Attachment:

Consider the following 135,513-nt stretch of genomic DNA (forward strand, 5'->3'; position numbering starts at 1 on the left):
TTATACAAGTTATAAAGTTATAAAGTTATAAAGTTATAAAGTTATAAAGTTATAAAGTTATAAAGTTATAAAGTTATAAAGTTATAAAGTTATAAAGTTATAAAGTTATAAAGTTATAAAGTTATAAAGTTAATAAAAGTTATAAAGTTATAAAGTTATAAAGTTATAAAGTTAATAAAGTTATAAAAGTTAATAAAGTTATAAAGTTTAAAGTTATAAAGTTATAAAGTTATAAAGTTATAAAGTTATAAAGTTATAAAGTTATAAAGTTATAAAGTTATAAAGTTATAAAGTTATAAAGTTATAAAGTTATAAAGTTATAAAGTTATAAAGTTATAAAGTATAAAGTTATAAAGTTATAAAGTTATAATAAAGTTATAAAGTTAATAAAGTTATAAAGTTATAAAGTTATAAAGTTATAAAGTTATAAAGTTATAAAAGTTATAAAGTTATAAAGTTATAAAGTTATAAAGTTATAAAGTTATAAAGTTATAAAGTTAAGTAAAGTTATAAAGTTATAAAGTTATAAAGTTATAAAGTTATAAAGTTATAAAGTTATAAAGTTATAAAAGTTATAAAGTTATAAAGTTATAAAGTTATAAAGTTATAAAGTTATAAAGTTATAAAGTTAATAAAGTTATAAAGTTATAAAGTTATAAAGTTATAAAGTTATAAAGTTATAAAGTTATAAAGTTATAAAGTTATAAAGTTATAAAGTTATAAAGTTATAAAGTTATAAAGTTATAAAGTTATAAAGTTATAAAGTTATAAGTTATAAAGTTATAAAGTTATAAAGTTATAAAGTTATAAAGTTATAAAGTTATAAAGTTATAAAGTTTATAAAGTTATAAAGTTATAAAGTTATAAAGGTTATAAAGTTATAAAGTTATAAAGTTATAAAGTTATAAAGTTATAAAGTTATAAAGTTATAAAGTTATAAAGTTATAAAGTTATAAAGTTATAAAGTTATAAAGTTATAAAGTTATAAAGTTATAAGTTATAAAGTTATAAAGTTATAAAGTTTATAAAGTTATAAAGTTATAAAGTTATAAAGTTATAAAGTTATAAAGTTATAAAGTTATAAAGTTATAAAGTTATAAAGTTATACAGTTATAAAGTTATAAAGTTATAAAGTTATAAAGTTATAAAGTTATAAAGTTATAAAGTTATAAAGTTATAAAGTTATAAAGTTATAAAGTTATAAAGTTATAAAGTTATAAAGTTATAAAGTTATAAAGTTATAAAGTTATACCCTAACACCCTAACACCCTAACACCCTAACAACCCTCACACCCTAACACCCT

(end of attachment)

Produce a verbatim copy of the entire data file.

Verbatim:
Consider the following 135,513-nt stretch of genomic DNA (forward strand, 5'->3'; position numbering starts at 1 on the left):
TTATACAAGTTATAAAGTTATAAAGTTATAAAGTTATAAAGTTATAAAGTTATAAAGTTATAAAGTTATAAAGTTATAAAGTTATAAAGTTATAAAGTTATAAAGTTATAAAGTTATAAAGTTATAAAGTTAATAAAAGTTATAAAGTTATAAAGTTATAAAGTTATAAAGTTAATAAAGTTATAAAAGTTAATAAAGTTATAAAGTTTAAAGTTATAAAGTTATAAAGTTATAAAGTTATAAAGTTATAAAGTTATAAAGTTATAAAGTTATAAAGTTATAAAGTTATAAAGTTATAAAGTTATAAAGTTATAAAGTTATAAAGTTATAAAGTTATAAAGTATAAAGTTATAAAGTTATAAAGTTATAATAAAGTTATAAAGTTAATAAAGTTATAAAGTTATAAAGTTATAAAGTTATAAAGTTATAAAGTTATAAAAGTTATAAAGTTATAAAGTTATAAAGTTATAAAGTTATAAAGTTATAAAGTTATAAAGTTAAGTAAAGTTATAAAGTTATAAAGTTATAAAGTTATAAAGTTATAAAGTTATAAAGTTATAAAGTTATAAAAGTTATAAAGTTATAAAGTTATAAAGTTATAAAGTTATAAAGTTATAAAGTTATAAAGTTAATAAAGTTATAAAGTTATAAAGTTATAAAGTTATAAAGTTATAAAGTTATAAAGTTATAAAGTTATAAAGTTATAAAGTTATAAAGTTATAAAGTTATAAAGTTATAAAGTTATAAAGTTATAAAGTTATAAAGTTATAAGTTATAAAGTTATAAAGTTATAAAGTTATAAAGTTATAAAGTTATAAAGTTATAAAGTTATAAAGTTTATAAAGTTATAAAGTTATAAAGTTATAAAGGTTATAAAGTTATAAAGTTATAAAGTTATAAAGTTATAAAGTTATAAAGTTATAAAGTTATAAAGTTATAAAGTTATAAAGTTATAAAGTTATAAAGTTATAAAGTTATAAAGTTATAAAGTTATAAGTTATAAAGTTATAAAGTTATAAAGTTTATAAAGTTATAAAGTTATAAAGTTATAAAGTTATAAAGTTATAAAGTTATAAAGTTATAAAGTTATAAAGTTATAAAGTTATACAGTTATAAAGTTATAAAGTTATAAAGTTATAAAGTTATAAAGTTATAAAGTTATAAAGTTATAAAGTTATAAAGTTATAAAGTTATAAAGTTATAAAGTTATAAAGTTATAAAGTTATAAAGTTATAAAGTTATAAAGTTATACCCTAACACCCTAACACCCTAACACCCTAACAACCCTCACACCCTAACACCCT